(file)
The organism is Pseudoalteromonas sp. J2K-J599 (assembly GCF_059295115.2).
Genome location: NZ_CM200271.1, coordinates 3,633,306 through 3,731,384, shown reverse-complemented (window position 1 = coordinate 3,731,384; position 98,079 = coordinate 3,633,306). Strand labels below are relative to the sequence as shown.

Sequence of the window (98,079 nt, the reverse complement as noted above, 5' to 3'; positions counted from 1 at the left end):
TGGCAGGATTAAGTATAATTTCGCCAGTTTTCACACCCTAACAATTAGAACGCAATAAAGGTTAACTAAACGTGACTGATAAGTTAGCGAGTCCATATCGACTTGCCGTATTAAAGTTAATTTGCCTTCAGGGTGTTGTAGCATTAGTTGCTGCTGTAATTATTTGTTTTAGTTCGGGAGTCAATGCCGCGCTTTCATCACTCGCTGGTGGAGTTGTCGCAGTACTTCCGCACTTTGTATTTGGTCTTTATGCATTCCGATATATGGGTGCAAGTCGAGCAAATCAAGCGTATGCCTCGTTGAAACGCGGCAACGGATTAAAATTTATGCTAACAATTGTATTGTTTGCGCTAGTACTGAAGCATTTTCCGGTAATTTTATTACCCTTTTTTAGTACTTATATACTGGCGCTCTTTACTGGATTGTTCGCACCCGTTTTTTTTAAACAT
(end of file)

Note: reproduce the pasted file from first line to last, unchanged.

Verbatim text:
The organism is Pseudoalteromonas sp. J2K-J599 (assembly GCF_059295115.2).
Genome location: NZ_CM200271.1, coordinates 3,633,306 through 3,731,384, shown reverse-complemented (window position 1 = coordinate 3,731,384; position 98,079 = coordinate 3,633,306). Strand labels below are relative to the sequence as shown.

Sequence of the window (98,079 nt, the reverse complement as noted above, 5' to 3'; positions counted from 1 at the left end):
TGGCAGGATTAAGTATAATTTCGCCAGTTTTCACACCCTAACAATTAGAACGCAATAAAGGTTAACTAAACGTGACTGATAAGTTAGCGAGTCCATATCGACTTGCCGTATTAAAGTTAATTTGCCTTCAGGGTGTTGTAGCATTAGTTGCTGCTGTAATTATTTGTTTTAGTTCGGGAGTCAATGCCGCGCTTTCATCACTCGCTGGTGGAGTTGTCGCAGTACTTCCGCACTTTGTATTTGGTCTTTATGCATTCCGATATATGGGTGCAAGTCGAGCAAATCAAGCGTATGCCTCGTTGAAACGCGGCAACGGATTAAAATTTATGCTAACAATTGTATTGTTTGCGCTAGTACTGAAGCATTTTCCGGTAATTTTATTACCCTTTTTTAGTACTTATATACTGGCGCTCTTTACTGGATTGTTCGCACCCGTTTTTTTTAAACAT